Back in the 60’s, we rolled all the various state departments that fit under the general “transportation” umbrella into one monolithic department, which we now know as the DOT. The largest department to be rolled in, by far, was the old Highways Department (formerly a branch of the Public Works Board), so the new department was mostly shaped in their image. They handle highways, ferries, trains, and yes, public transit. Even though the only part that seems to get funded is the highway part.

    2. Small correction to Lack’s statement: while I have indicated to callers that transit agencies — especially those serving urban areas — have undergone funding challenges and service cuts in recent years, I have not said sales tax increases are common.
      WSDOT’s Public Transportation Division is an important part of the state’s transportation system because it helps manage transportation demand by coordinating transit agencies and services, partnering with agencies to develop transit infrastructure, administering state and federal grants for public transportation and supporting efficient travel and commute options that reduce single-occupant vehicles and vehicle miles traveled throughout the state.
      Noel Brady

  4. It appears that the yes campaign in Okanogan county plagiarized from APTA :P
    It does seem a bit misleading (almost like a red herring) that statistics about transit in the entire United States, which are dominated by large urban areas, are used to support the creation of a small rural transit agency. Frankly it would have been better for them to elaborate on the social benefits of transit (providing crucial lifeline service for those who are unable to drive for a myriad of reasons), as well as potentially the environmental and the quality-of-life aspects (riding transit tends to be more pleasant and productive than driving long distance).

    It’s still exciting that Okanogan County is this close to creating a new real transit system. Even though Okanogan county is extremely low-density, transit will still be very useful. I certainly hope for the best!

  5. Personally I would like to see the DOT get into the “postal bus” business, offering a basic, yet expansive network of routes along state highways connecting cities throughout the state. With frequencies of 3-6 trips a day to make it an attractive and useful offering to those who cannot drive or do not wish to, and also be cost effective by using cutaway type vehicles that have the capability for both wheelchairs and some luggage. Schedules, Routes and, Fares would be integrated with Local Public transportation, Amtrak, and other intercity carriers. Ideally, station facilities would have some P&R capacity so that buses do not have to make the “last mile”, and there would also be regular street-side stops where safe to do so, and where there would be opportunity to generate traffic. Through ticketing would be an option, and the fares would be fairly low (under $10). With the fact that greyhound has been and will continue to pull their more traditional routes out of the state I think surface intercity transportation will become a bigger issue in the years to come. If you compare a greyhound schedule from the 90s to today, they made about 6x as many stops as they do now, leaving many cities and other areas without any public transportation access at all.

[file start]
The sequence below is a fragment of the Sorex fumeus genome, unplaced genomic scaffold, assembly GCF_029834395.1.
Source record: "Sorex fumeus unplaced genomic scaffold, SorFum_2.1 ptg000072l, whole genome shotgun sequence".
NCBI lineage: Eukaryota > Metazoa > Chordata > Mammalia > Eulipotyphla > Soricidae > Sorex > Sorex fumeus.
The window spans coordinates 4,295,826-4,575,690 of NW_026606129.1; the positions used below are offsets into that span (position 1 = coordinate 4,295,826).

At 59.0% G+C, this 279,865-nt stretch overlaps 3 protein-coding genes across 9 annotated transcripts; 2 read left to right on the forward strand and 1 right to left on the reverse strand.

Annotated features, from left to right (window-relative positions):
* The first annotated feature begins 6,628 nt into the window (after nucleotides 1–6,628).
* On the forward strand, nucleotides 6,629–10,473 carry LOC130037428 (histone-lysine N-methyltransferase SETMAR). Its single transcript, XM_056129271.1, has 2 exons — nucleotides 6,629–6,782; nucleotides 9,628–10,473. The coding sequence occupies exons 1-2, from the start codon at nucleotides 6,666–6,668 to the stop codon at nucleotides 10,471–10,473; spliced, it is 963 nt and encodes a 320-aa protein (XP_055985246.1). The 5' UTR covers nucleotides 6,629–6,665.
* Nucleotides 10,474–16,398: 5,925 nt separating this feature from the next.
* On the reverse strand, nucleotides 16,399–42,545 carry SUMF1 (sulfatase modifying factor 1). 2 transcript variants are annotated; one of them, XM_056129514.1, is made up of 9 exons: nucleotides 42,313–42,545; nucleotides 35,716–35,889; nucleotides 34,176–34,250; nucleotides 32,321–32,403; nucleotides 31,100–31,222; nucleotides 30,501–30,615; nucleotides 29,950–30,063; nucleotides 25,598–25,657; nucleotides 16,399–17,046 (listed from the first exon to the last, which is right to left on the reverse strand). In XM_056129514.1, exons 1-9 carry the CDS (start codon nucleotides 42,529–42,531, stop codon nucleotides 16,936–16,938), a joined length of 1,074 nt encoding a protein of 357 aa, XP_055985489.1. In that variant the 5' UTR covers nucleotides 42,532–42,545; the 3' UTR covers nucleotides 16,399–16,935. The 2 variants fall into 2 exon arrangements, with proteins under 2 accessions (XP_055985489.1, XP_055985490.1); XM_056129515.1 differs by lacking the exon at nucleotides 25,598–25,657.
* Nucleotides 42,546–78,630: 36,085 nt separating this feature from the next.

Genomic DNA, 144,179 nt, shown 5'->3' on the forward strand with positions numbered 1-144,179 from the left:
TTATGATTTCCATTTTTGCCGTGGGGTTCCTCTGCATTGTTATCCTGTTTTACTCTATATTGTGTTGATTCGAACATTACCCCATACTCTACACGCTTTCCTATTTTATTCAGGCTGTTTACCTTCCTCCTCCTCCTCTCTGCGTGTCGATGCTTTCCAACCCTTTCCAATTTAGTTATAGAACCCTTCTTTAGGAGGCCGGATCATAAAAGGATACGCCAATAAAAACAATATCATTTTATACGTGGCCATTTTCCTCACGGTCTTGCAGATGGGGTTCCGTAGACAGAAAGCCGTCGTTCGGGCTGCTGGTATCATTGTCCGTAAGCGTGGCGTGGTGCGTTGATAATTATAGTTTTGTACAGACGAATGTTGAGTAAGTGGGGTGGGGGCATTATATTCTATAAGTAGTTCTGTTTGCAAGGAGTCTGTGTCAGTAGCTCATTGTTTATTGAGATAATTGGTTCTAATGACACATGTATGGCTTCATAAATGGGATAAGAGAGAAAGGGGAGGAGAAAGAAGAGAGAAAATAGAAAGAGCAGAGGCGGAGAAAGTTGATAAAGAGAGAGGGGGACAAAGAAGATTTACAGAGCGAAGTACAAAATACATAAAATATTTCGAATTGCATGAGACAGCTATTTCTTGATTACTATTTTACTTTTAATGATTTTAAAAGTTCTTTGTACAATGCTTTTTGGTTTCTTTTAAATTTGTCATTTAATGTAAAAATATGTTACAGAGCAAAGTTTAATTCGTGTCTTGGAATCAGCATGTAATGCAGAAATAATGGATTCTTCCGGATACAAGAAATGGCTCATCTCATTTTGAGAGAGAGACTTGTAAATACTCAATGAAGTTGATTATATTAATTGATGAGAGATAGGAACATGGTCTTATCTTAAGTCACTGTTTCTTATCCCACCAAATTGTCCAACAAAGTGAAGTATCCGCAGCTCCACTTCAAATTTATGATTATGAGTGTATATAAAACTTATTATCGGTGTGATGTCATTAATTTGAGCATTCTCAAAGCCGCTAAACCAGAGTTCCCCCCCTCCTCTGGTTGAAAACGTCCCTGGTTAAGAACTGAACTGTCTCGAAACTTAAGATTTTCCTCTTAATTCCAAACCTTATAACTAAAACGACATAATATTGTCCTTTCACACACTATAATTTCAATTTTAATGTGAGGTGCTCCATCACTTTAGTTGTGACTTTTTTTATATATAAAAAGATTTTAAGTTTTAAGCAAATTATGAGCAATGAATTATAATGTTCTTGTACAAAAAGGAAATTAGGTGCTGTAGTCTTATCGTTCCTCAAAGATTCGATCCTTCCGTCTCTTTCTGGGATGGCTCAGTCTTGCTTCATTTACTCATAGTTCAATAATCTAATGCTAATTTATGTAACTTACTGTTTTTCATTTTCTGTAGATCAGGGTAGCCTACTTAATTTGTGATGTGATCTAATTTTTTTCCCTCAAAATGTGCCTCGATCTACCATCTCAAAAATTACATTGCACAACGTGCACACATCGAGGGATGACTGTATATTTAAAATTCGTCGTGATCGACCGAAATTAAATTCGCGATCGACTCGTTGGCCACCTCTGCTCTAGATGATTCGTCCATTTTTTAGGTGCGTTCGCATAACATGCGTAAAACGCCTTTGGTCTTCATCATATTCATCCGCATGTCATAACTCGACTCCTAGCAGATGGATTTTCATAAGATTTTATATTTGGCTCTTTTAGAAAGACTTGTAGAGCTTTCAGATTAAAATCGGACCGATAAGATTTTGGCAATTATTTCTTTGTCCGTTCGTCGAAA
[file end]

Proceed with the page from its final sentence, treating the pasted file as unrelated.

1. The Intercity Bus Program is a good start, but needs to be made more extensive and frequent. I guess I’m envisioning something like Transwa (from the other WA, Western Australia or V/Line in Victoria, Australia ( Despite very low population densities, those states still manage to operate extremely-extensive bus services serving almost all settlements, which often function as feeders to their rail systems. Of course, if this was applied to Washington, there would be a lot of overlap with county-based buses: I’m not sure how to address this issue. Perhaps the state could take over some of the more “intercity” county buses and integrate them into the statewide network, while also plugging some of the current gaps.

  6. “Washington state’s financial contributions to transit are pathetically small compared to other states.” – I’d love to see a link to your source for this info. Thanks.